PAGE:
Illinois State: Ah, yes, the usual review of the Redbirds’ oft-knocked non-conference schedule. I said last year I didn’t think it would be possible for Illinois State to schedule a worse non-con slate than 2009-2010. But at a quick glance, it looks like Tim Jankovich may have proved me wrong! Sure, he has an excuse — gone are Osiris Eldridge, Lloyd Phillips, and Dinma Odiakosa —but seriously, this type of scheduling for a Valley school is just embarrassing. In Jank’s tenure in Normal, they have not played in any major neutral court tournament. It is hard for me to believe that ISU-Red cannot get into one. If it wasn’t for the MWC/MVC Challenge game against UNLV and a matchup against an Ohio team that turned a few heads in last year’s NCAA Tournament, the schedule is unbelievable.
Scheduling Major This season
The Missouri Valley Conference offices have told member schools in the past to avoid one-and-done games as much as possible and play in some type of neutral site MTE to play the major schools. But with the scheduling problems to get home and home series signed, a lot of schools took the plunge and will head out on the road for a one-and-done. However, with the risk could come some great rewards and could raise the Valley’s profile. Others have signed two-for-one deals to get the opportunity for the power team to come to their place. Check out these one-and-done games:
- Northern Iowa @ Syracuse
- Bradley @ Duke
- Indiana State @ Notre Dame
- Indiana State vs. Purdue (at Conseco Fieldhouse)
- Southern Illinois @ Illinois
- Southern Illinois vs. Purdue (at Chicago Invitational Challenge)
New two-for-one series
- Missouri State vs. Oklahoma State
- Evansville vs. Indiana
The Best Games Available
Use the chart below to gain more insight about the scheduling done by MVC schools based on the best non-conference games for each school at home, on the road, and at a neutral site.
|Drake||Boise State||Iowa State||Arizona State?|
|Indiana State||Buffalo||Notre Dame||Purdue|
|Missouri State||Saint Louis||Oklahoma State||Tennessee|
|Northern Iowa||Iowa State||Syracuse||New Mexico?|
|Southern Illinois||New Mexico||Illinois||Purdue|
|Wichita State||Tulsa||San Diego State||Maui Invitational|
A few notes regarding this table
- It is obvious that again, the MWC/MVC Challenge is paying dividends for some conference schools. Illinois State, Southern Illinois, and Creighton benefit by having their top games coming from this agreement. But with the dismantling of the conference going on, this series might go the way of BracketBusters; that’s not a good thing.
- Surprisingly enough, Indiana State only has three non-conference games at home this season; one of the three is against D-II Oakland City. Funny that the matchup against Buffalo at home looks better than DePaul.
- Wichita State’s best home game is against Tulsa, but it will be played at the new downtown Intrust Bank Arena. The rest of the home slate is pretty ugly.
- Iowa State loves the Valley.
Getting Teams to Your Barn
Many of the Valley schools have updated or built some great venues during the past decade. Unfortunately, not many high-major schools want to check out these sparkling new digs.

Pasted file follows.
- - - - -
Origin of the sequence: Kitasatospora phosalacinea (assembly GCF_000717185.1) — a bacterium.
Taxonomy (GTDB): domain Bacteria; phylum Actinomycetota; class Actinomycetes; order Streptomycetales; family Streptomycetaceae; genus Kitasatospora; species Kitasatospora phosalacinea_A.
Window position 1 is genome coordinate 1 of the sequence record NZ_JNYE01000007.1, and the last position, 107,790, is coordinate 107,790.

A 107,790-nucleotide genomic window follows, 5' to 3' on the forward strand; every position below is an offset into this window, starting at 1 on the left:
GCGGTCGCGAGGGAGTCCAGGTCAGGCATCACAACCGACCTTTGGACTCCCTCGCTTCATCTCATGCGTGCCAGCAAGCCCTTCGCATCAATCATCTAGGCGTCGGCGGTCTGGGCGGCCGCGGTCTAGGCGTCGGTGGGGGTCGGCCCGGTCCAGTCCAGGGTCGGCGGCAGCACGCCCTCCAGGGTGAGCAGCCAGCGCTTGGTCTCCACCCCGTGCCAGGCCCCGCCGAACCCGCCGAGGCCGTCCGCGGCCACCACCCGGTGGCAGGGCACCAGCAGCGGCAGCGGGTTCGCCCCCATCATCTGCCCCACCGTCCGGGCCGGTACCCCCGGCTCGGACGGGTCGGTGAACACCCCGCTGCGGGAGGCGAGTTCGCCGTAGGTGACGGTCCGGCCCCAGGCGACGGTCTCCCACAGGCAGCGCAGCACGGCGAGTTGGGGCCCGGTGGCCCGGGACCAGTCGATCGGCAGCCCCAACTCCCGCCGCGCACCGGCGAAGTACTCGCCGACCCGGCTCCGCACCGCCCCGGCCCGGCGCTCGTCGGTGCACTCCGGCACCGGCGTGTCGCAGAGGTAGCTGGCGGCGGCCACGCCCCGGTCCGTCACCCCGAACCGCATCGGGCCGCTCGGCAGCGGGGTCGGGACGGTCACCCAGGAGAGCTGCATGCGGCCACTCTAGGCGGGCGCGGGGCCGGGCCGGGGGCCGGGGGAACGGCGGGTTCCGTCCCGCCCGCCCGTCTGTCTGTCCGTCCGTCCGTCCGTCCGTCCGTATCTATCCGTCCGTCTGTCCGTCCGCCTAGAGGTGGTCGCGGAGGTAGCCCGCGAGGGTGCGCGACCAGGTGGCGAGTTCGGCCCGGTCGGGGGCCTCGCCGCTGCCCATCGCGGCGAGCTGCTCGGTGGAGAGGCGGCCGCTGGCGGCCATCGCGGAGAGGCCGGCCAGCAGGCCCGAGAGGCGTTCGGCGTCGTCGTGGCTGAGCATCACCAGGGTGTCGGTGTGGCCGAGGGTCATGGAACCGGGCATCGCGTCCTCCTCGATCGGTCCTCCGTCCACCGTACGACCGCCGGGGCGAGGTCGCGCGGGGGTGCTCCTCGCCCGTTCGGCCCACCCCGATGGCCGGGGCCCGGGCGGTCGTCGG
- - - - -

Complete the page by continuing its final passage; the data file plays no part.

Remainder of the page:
Schools in the MVC have a difficult time to get great games at their home venues. There is very little reward for those schools. If a team like Michigan State comes to town to play someone like Creighton, that team is expected to win. If they lose, then it makes news. BCSers like to play all of their non-conference at home, if possible. If they are forced to go on the road, it is likely against another power team so if they lose, it doesn’t look as bad in the media’s eyes. As a result, the Valley schools struggle to get games on the court that fans will be pumped up for. See the chart over the past two seasons for the average RPI for the Valley’s non-conference home games.
|Home Non-Conference RPI||2010-11||Non D-1 10-11/09-10?||2009-10|
If you look at the numbers, some of them may not look too bad. But you can see how some schools have resorted to playing non Division-I schools so that they can get another home game. For this season, 6 of the 10 Valley schools play a home game against at team with a 200 or worse RPI. In reality, Creighton, Wichita State, and Illinois State are even worse. The Bluejays get a great game against BYU due to the MVC/MWC challenge, but take that away and their home RPI rises to 250.88. For Wichita State, if you take out the Tulsa home game (which isn’t really a home game), their home game non-conference RPI jumps to 296.8. For Illinois State, you take out the UNLV gift from the MVC/MWC Challenge, and the Redbirds rock a 239.88 average.
It is funny what one or two games can do to a schedule. Shouldn’t season ticket holders receive some valuable non-conference games as part of their investment in the program?
This analysis is an exercise in frustration. As a fan, I want Creighton and the rest of the Valley teams to schedule up as much as possible. But so many issues factor into the creation of these non-conference slates. Still, you have to go out and play the games. And if the Valley teams win the games they’re supposed to, and maybe steal a few wins in the few matchups they have against marquee teams, the Valley could find itself on the national basketball radar once again.
What games are you most excited for?